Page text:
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Amaranthus caudatus - L.
Common Name Love Lies Bleeding
Family Amaranthaceae
USDA hardiness 4-8
Known Hazards No members of this genus are known to be poisonous, but when grown on nitrogen-rich soils they are known to concentrate nitrates in the leaves. This is especially noticeable on land where chemical fertilizers are used. Nitrates are implicated in stomach cancers, blue babies and some other health problems. It is inadvisable, therefore, to eat this plant if it is grown inorganically.
Habitats A weed of cultivated ground[145].
Range Tropics.
Edibility Rating  
Other Uses  
Weed Potential No
Medicinal Rating  
Fully Hardy Well drained soil Moist Soil Full sun


Amaranthus caudatus Love Lies Bleeding

(c) 2010 Ken Fern, Plants For A Future
Amaranthus caudatus Love Lies Bleeding
(c) 2010 Ken Fern, Plants For A Future
Physical Characteristics
 icon of manicon of flower
Amaranthus caudatus is a ANNUAL growing to 2 m (6ft) by 0.5 m (1ft 8in).
It is hardy to zone (UK) 5 and is not frost tender. It is in flower from Jul to September, and the seeds ripen from Aug to September. The flowers are monoecious (individual flowers are either male or female, but both sexes can be found on the same plant) and are pollinated by Wind, self.The plant is self-fertile.
Suitable for: light (sandy), medium (loamy) and heavy (clay) soils, prefers well-drained soil and can grow in nutritionally poor soil. Suitable pH: acid, neutral and basic (alkaline) soils and can grow in very acid, very alkaline and saline soils.
It cannot grow in the shade. It prefers dry or moist soil and can tolerate drought.


 Cultivated Beds;
Edible Uses
Edible Parts: Leaves;  Seed.
Edible Uses: Colouring.

Leaves - raw or cooked as a spinach or added to soups etc[22, 46, 61, 105, 183]. The mild flavoured leaves are rich in vitamins and minerals[183, K]. Seed - cooked[22, 46, 57, 105]. Very small but easy to harvest and very nutritious, individual plants can bear up to 100, 000 seeds[196]. It is eaten cooked or ground into a powder and used in baking[61, 183, 196]. The seed can also be popped in much the same way as popcorn[97, 183]. The seed can be cooked whole, and becomes very gelatinous like this, but it is rather difficult to crush all of the small seeds in the mouth and thus some of the seed will pass right through the digestive system without being assimilated[K]. The seed is very nutritious and contains 13 - 18% of a very high quality protein that is rich in the amino acid lysine[196]. It also contains good quantities of calcium, phosphorus, iron, potassium, zinc, vitamin E and the vitamin B complex[196]. A red food colouring called 'betalaina' is obtained from red cultivars[196].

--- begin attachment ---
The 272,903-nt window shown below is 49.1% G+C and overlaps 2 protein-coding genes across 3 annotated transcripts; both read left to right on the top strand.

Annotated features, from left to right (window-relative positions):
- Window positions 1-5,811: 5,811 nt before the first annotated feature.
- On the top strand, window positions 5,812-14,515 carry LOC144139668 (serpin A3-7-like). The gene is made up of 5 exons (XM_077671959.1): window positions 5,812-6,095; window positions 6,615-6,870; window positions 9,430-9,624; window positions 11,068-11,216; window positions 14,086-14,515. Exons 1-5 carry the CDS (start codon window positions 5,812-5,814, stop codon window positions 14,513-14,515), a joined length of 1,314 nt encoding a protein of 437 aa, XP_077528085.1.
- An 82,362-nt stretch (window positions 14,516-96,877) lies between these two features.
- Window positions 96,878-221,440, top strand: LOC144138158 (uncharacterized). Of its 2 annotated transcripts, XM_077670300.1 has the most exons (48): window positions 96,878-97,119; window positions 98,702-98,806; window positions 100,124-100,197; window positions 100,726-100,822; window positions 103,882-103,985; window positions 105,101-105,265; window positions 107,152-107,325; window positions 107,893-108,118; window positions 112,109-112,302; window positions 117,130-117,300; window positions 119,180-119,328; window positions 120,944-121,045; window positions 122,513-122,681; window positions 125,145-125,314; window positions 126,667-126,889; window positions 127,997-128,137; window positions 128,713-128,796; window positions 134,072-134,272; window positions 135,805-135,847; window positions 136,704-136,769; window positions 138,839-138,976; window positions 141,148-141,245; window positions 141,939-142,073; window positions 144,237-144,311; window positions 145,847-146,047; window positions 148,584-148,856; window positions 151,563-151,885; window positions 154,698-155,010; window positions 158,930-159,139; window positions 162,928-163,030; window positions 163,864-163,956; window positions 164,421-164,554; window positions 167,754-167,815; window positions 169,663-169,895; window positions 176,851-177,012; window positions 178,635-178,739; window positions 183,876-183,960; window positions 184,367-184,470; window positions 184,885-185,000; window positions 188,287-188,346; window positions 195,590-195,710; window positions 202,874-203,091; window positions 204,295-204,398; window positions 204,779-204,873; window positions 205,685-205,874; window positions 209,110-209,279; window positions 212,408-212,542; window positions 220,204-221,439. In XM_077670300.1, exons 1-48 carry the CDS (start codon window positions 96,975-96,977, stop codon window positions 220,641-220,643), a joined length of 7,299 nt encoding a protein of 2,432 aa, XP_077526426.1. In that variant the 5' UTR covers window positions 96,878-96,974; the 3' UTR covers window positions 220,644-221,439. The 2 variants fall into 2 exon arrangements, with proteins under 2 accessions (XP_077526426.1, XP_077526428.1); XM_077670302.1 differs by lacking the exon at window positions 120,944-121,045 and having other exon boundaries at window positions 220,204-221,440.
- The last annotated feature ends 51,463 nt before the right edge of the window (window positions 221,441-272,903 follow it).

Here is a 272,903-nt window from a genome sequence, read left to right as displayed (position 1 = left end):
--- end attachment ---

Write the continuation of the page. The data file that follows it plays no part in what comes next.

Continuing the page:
Figures in grams (g) or miligrams (mg) per 100g of food.
Seed (Fresh weight)
  • 0 Calories per 100g
  • Water : 0%
  • Protein: 18g; Fat: 0g; Carbohydrate: 0g; Fibre: 0g; Ash: 0g;
  • Minerals - Calcium: 0mg; Phosphorus: 0mg; Iron: 0mg; Magnesium: 0mg; Sodium: 0mg; Potassium: 0mg; Zinc: 0mg;
  • Vitamins - A: 0mg; Thiamine (B1): 0mg; Riboflavin (B2): 0mg; Niacin: 0mg; B6: 0mg; C: 0mg;
  • Reference: [ ]
  • Notes:
Medicinal Uses

Plants For A Future can not take any responsibility for any adverse effects from the use of plants. Always seek advice from a professional before using a plant medicinally.

Anthelmintic;  Astringent.

The plant is astringent, anthelmintic and diuretic[4, 240]. It is used in the treatment of stranguary and is applied externally to scrofulous sores[240].
Other Uses

Yellow and green dyes can be obtained from the whole plant[168].
Cultivation details